Define as red beard, short neck, medium height and majestic. Mustafa II has a miniature made by Levni. After 1699, like his father, he was interested in hunting and entertainment, engaged in literature and wrote poems with the pseudonym. A curiosity of this sultan, who had lines in the style of Celi, Nesih and Sulus was archery. Silahdar Findiklili Mehmed Agha, who was assigned to write the history of his period. He described Mustafa's reign in his book Nusretname. 
- Alicenab Kadın (died 20 April 1699, Edirne Palace, Edirne, buried in Darülhadis Mosque);
- Saliha Sultan (died 21 September 1739, Tırnakçı Palace, Istanbul, buried in Turhan Sultan Mausoleum, New Mosque);
- Şehsuvar Sultan (died 27 April 1756, Topkapı Palace, Istanbul, buried in Nuruosmaniye Mosque);
- Afife Kadın;
- Bahtiyar Kadın;
- Ivaz Kadın;
- Şahin Kadın;
- Mahmud I (2 August 1696 – 13 December 1754), son with Saliha Sultan;
- Şehzade Suleiman (25 December 1697 – 25 December 1697, Edirne Palace, Edirne, buried in New Mosque), son with Afife Kadın;
- Şehzade Mehmed (22 November 1698 – 5 June 1703, Edirne Palace, Edirne, buried in New Mosque), son with Afife Kadın;
- Osman III (2/3 January 1699 – 30 October 1757), son with Şehsuvar Sultan;
- Şehzade Hasan (16 April 1699 – 25 May 1733), became heir apparent from 1730. 
- Şehzade Hüseyn (7 May 1699 – 24 August 1700, Edirne Palace, Edirne, buried in New Mosque);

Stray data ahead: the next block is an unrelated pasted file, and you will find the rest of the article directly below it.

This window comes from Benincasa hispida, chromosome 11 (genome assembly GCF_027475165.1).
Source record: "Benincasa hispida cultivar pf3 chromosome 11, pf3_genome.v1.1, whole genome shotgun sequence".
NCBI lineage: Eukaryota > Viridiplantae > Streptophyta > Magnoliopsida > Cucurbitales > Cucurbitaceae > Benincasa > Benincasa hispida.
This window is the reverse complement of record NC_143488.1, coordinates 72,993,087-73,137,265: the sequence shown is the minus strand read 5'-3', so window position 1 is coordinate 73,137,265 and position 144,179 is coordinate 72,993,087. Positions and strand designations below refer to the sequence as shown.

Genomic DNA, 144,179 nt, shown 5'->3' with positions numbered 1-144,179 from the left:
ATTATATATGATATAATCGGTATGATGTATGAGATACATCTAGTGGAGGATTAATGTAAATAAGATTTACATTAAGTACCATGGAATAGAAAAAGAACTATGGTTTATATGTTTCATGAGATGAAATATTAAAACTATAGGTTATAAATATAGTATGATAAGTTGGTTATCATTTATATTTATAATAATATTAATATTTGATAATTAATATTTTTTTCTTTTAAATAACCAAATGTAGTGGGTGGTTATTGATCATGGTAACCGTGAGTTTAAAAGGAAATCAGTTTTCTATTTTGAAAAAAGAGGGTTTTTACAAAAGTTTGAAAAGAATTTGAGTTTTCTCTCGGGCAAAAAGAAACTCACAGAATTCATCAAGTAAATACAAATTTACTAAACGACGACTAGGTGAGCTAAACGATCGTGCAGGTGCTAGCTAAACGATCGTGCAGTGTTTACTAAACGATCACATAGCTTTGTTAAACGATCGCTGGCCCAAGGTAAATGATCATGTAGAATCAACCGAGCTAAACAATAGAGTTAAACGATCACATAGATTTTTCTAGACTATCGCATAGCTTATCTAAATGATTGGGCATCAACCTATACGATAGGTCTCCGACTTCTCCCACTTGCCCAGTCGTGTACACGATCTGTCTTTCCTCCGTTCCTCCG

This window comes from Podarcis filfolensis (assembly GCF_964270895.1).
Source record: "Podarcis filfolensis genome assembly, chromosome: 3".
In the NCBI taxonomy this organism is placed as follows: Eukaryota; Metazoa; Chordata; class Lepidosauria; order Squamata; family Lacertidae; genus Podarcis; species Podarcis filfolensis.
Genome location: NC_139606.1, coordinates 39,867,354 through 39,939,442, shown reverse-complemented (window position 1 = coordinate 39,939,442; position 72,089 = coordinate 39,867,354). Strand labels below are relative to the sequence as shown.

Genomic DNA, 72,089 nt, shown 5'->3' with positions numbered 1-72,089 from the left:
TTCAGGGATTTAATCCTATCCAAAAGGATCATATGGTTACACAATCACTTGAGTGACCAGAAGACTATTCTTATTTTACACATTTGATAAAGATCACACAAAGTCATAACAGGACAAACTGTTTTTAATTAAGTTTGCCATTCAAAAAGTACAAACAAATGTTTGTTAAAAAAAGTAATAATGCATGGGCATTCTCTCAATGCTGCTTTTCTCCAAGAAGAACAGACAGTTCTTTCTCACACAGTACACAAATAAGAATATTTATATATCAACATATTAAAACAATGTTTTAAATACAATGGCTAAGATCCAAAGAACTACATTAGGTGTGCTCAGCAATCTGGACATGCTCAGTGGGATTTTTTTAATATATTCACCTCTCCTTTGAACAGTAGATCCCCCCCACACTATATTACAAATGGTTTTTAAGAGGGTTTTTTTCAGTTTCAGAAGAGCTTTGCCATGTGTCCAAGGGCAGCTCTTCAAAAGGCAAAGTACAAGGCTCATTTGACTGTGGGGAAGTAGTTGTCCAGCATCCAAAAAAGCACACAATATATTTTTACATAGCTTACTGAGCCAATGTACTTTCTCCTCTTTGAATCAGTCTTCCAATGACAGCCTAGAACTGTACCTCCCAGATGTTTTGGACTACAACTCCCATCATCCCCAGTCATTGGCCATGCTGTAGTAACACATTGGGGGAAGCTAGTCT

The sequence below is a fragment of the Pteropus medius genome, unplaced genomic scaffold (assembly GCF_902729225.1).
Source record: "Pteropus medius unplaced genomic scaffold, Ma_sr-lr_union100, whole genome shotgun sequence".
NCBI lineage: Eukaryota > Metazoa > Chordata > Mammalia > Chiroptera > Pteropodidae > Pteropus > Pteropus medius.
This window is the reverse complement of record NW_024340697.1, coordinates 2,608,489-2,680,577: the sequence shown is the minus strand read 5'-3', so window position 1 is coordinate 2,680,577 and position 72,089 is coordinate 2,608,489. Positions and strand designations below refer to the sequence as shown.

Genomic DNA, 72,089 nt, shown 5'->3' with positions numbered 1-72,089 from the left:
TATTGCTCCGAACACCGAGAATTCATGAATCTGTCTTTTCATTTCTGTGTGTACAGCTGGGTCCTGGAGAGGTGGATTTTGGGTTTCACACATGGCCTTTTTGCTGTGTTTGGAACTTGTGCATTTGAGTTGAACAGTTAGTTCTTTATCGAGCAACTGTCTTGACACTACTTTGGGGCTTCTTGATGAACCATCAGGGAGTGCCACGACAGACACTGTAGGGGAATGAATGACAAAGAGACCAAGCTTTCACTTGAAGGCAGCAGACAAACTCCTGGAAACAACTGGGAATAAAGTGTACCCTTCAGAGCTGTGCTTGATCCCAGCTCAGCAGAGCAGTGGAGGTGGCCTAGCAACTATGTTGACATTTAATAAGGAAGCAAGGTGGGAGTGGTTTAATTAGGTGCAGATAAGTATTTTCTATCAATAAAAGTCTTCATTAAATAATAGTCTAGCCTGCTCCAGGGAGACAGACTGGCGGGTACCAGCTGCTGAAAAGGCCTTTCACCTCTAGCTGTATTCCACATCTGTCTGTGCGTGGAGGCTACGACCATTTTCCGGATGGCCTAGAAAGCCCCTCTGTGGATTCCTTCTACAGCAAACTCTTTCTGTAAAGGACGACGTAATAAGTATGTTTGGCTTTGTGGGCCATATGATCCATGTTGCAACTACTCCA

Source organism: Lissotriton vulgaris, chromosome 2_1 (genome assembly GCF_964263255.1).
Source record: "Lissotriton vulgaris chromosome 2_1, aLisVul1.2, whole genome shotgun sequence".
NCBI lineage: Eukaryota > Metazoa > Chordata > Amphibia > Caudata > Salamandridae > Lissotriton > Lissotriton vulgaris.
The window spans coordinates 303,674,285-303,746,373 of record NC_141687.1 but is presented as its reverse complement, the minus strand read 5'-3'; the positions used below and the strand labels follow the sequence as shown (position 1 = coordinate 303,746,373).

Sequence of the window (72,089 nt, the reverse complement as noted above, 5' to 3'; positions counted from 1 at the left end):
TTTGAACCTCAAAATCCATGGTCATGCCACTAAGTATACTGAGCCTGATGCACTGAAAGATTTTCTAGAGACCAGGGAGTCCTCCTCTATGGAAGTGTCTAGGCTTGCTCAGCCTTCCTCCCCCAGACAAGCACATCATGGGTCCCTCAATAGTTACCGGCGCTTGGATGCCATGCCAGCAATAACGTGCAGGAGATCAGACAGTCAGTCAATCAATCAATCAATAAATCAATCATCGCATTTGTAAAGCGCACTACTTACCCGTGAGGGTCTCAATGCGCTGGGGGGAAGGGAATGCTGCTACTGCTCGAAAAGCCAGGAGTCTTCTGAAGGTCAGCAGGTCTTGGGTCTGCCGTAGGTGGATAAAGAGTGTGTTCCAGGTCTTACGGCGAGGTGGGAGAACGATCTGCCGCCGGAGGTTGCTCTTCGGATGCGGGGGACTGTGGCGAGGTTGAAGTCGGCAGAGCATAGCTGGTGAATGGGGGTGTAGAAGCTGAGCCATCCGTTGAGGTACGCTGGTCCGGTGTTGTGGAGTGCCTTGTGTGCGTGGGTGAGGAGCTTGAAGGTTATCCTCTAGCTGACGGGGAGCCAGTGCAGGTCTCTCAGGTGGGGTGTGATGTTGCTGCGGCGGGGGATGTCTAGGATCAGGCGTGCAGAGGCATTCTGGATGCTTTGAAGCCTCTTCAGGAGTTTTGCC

- Şehzade Selim (16 May 1700 – 8 June 1701, Edirne Palace, Edirne, buried in New Mosque), son with Afife Kadın;
- Şehzade Ahmed (3 March 1703 – 7 September 1703, Edirne Palace, Edirne, buried in Darülhadis Mosque), son with Afife Kadın;
- Ayşe Sultan (30 April 1696 – 26 September 1752, Istanbul, buried in New Mosque);
- Emine Sultan (1 September 1696 – c. 1739, Istanbul, buried in New Mosque);
- Safiye Sultan (13 December 1696 – 15 May 1778, Istanbul, buried in New Mosque);
- Rukiye Sultan (13 November 1697 – 28 March 1698, Edirne Palace, Edirne, buried in Darülhadis Mosque);
- Hatice Sultan (14 February 1698 – died young, Edirne Palace, Edirne, buried in Darülhadis Mosque);
- Fatma Sultan (8 October 1699 – 20 May 1700, Istanbul, buried in New Mosque);
- Ismihan Sultan (23 April 1700 – 1 June 1700);
- Ümmügülsüm Sultan (10 June 1700 – 1 May 1701, Edirne Palace, Edirne, buried in Darülhadis Mosque);